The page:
The Committee also recommends amendments to allow New Zealand to accept the Protocol Amending the TRIPS Agreement, to Implement the Doha Declaration on the TRIPS Agreement and Public Health. Such an amendment will allow a person to export patented pharmaceuticals under a compulsory license in line with the protocol.

The Bill will now be referred back to Parliament for its second and third readings and enactment. The Regulations still yet need to be drafted and it is expected that the Bill will be fully operational by the beginning of 2013.

  1. Hi Elena
    I can see how software patents are problematical, but I am concerned that this Bill does not throw the baby out with the bath water. How will an inventor stand when inventing a methodology that benefits from computer assistance, even to the point where it would be foolish and impractical not to use a computer? Computers enable, assist and automate aspects of all of our lives. To my mind the blanket exclusion “software is not patentable” is dangerously shallow. If I develop a new process to turn iron into gold using computer software, then of course I cannot patent the iron, or the software, but surely I can be allowed to patent the combination?

    • Thanks for your question.

      The current version of the Patents Bill does seem to suggest a blanket ban on software patents per se.

      However, comments in the Select Committee Report do not support that conclusion. In particular, I refer you to the following excerpt from the Select Committee Report:

      “… we are aware of New Zealand companies who have invested in a significant number of software-related inventions, involving embedded software. We sought advice on the approach taken in other jurisdictions such as the United Kingdom and the United States, and whether legislation that would enable “embedded software” to be patentable might be practicable. After careful consideration we concluded that developing a clear and definite distinction between embedded and other types of software is not a simple matter; and that, for the sake of clarity, a simple approach would be best. We received advice that our recommendation to include computer programs among the inventions that may not be patented would be unlikely to prevent the granting of patents for inventions involving embedded software.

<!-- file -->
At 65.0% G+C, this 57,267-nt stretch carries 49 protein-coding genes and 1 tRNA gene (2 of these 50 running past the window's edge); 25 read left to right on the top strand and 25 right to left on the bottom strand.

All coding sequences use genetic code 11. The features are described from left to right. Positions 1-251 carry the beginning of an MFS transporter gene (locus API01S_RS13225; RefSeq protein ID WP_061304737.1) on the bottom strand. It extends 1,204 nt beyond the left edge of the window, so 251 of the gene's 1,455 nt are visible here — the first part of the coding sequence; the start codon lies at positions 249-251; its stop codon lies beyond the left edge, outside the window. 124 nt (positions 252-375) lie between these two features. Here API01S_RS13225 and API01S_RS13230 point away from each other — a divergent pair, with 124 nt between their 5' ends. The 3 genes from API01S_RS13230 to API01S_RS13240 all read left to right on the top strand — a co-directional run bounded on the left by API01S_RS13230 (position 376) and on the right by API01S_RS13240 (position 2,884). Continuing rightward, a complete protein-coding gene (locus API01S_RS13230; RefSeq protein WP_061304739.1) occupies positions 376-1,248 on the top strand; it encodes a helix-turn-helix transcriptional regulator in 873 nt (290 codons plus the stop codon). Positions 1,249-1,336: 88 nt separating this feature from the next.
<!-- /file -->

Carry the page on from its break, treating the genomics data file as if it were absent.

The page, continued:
“We recommend that the Intellectual Property Office of New Zealand develop guidelines for inventions containing embedded software”. (Embedded software is described as computer software which place an integral role in the electronics it is supplied with (e.g. cars, pacemakers, telephones and washing machines).

      I hope this clarifies matters for you?

  2. Embedded software is commonly written into a memory device and dedicated to supporting the operation of an appliance of some description, so an exception is being made for those devices. That’s all very well, but let’s take another example. Designing a cell phone for example – from the user perspective – may be a complex problem. If you have ever tried to add a new number without losing your current call, you will know what I mean. Now suppose I invent a graphical technique to map out these states and to show the transitions between them with elegant clarity.
    I reduce this to practice in the form of a computer program, not embedded software, but a program that is installed within a computer that runs an operating system.
    Let us presume that although one could use pencil and paper to operate my invention, it would be ludicrous and impractical to do so. In fact automation of my technique in software allows me to employ a number of well known algorithms that assist the method and allow it to assist the cell phone designer in an intelligent anticipative manner.
    Furthermore suppose the commercial value of this technique is enormous, and programmers (operating under non-disclosure agreements) report that using my method produces elegant, reliable and simple solutions to a difficult class of problems.
    Would this not be software? Should I not be allowed to patent my method, and it should not be able to be carried out in software?
    The method itself cannot be kept a trade secret – and copyright on the program code would not prevent reverse engineering. Not exactly a recipe for “home grown” success.

    • HI again – defintiely some interesting food for thought. It will be interesting to see how Parliament, the Intellectual Property Office and Courts deal with this vexed issue.